FORT COLLINS, Colo. (CBS4) – As school districts in Colorado explore the idea of returning to in-school teaching, COVID-19 social distancing guidelines are forcing major districts to nearly eliminate all transportation options. Poudre School District, which educates more than 30,000 students across Northern Colorado each year, recently announced busing will be eliminated for all but 1,400 of their students, just 10% of the students who rely on buses.
Nearly 14,000 students in PSD rely on busing for class. Because of state guidelines, bus capacities will be cut from 77 students down to just 10 per bus. Buses tailored to students with special needs will be limited to a capacity of five. Therefore, the district will only be able to offer their services to the 1,400 who qualify.
The only students currently allowed to ride the school bus to and from classes during the 2020-2021 school year will be students with disabilities, students with inconsistent housing and children in foster care.
“That decision is due to current department of education guidelines,” said Madeline Noblett, Executive Director for Communications for PSD. “We are always looking to balance the best possible education services with the health and safety of our kids, and staff.”
While many students in high school are able to drive themselves to class, differing start times often eliminate their ability to drive younger siblings to middle and elementary schools. Parents who work non-traditional hours, or who live in dual-income households, have expressed their concerns over being able to get their children to class without the assistance of a bus.
“I have no idea how we are going to work this out,” said Denise Stetz, a mother of four in Fort Collins.
Stetz, who has three children between elementary and high school grades, told CBS4’s Dillon Thomas her biggest concern comes with getting her fifth grade son to class. She said her house does not have a direct bike lane or sidewalk that leads to his school.
And, in a dual-income household, she cannot afford to skip work or hire someone to handle transportation services for each school day for an entire year.
“There is no way I could get my child to and from school,” Stetz said.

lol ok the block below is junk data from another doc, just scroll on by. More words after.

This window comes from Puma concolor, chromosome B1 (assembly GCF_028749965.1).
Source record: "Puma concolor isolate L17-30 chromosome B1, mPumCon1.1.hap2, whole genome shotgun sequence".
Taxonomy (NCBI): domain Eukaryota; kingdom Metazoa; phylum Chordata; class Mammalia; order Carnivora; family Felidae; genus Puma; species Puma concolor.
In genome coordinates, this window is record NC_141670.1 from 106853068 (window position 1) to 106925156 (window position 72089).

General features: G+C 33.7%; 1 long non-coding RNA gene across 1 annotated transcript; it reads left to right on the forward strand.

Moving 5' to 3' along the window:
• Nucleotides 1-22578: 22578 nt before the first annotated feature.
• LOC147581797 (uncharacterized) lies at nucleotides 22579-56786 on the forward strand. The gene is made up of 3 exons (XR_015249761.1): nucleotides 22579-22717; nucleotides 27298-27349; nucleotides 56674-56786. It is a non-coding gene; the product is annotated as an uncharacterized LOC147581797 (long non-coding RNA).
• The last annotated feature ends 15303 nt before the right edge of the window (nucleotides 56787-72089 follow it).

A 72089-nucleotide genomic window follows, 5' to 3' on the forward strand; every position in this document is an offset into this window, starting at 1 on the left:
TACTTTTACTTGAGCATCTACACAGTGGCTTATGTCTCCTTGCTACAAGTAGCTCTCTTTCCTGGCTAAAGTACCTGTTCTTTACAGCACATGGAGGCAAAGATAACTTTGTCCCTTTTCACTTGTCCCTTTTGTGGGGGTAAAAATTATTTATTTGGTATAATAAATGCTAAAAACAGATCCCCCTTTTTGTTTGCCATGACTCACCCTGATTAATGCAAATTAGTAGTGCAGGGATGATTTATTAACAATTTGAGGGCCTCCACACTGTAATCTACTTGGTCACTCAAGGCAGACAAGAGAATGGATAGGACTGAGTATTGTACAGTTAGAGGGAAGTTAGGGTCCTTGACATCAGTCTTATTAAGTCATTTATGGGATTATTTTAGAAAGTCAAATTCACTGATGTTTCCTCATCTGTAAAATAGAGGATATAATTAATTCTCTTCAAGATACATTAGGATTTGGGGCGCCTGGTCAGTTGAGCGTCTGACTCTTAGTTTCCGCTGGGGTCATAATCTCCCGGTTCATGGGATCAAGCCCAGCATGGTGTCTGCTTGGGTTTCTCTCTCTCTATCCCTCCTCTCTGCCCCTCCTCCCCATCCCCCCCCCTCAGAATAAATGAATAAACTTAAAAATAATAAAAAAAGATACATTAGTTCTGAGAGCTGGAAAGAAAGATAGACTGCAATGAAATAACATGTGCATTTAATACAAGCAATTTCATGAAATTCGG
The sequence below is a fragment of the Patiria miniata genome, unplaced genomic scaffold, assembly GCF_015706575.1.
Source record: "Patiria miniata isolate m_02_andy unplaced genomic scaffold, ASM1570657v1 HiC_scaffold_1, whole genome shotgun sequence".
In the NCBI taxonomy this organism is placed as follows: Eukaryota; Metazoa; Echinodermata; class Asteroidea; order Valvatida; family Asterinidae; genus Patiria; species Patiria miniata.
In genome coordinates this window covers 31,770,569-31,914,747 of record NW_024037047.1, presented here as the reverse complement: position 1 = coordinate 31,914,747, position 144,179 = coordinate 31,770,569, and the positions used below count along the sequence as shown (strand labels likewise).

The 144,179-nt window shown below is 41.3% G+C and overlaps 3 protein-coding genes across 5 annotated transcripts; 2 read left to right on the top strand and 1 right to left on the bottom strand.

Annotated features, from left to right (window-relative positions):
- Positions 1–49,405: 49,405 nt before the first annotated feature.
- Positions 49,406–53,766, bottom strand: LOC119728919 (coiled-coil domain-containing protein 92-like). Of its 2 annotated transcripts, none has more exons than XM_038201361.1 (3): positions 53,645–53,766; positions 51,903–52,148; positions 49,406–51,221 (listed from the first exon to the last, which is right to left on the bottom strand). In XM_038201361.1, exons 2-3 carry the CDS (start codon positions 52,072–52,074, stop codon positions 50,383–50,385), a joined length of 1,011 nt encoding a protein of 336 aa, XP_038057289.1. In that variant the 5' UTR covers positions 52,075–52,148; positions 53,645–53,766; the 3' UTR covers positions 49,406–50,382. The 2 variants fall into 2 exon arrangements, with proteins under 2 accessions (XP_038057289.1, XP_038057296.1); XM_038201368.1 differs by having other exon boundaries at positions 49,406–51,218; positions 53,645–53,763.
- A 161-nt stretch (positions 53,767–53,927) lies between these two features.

As many who live in the Fort Collins area know, train tracks are scattered throughout the communities, and often cut through neighborhoods.
In Timnath, PSD’s Bethke Elementary school has train tracks that run diagonally between the school and nearly every single household in the nearest neighborhood. Students who only live a few hundred yards away from the school rely on the bus to get to class, so they can be safely transported across the railroad. There are not any options to cross the tracks via a tunnel or bridge.
Because of the state’s regulation,s most young students at the school who cannot get a private ride to class will be forced to cross the train tracks themselves. There are not fences that line the tracks.
For Stetz, her youngest child’s school is currently scheduled to take place during half-day classes. Because both adults will be at work, and her oldest son will be at school himself, her child will have to find a way to walk or ride a bike home.
“That isn’t going to work if he doesn’t have busing. I don’t feel comfortable with him walking or riding his bike,” Stetz said. “There is absolutely no way, as a parent who works and my husband works outside the home, that we can provide transportation mid-day to or from school.”
The district, which was forced to cut some of their busing staff as well due to budget concerns, is hoping the state will loosen restrictions before the school year begins. In anticipation of that happening, they have opened up an application process for parents to request bus services for their students. If more riders are allowed, the district will comb through their applications and decide which students best qualify for rides.
Noblett said the district is also weighing options when it comes to transporting students to sporting events and field trips. She noted, under current guidelines, the district would have to purchase several more buses they currently have to operate as they once did before COVID-19, which isn’t financially possible.
Stetz applauded the district for following the guidelines handed down by the state, but called on districts to discuss different options with health officials to make schooling more reasonable.
“We don’t want (students) to be in unsafe situations. We are faced with a unique and challenging reality where we have restrictions and limited resources,” Noblett said.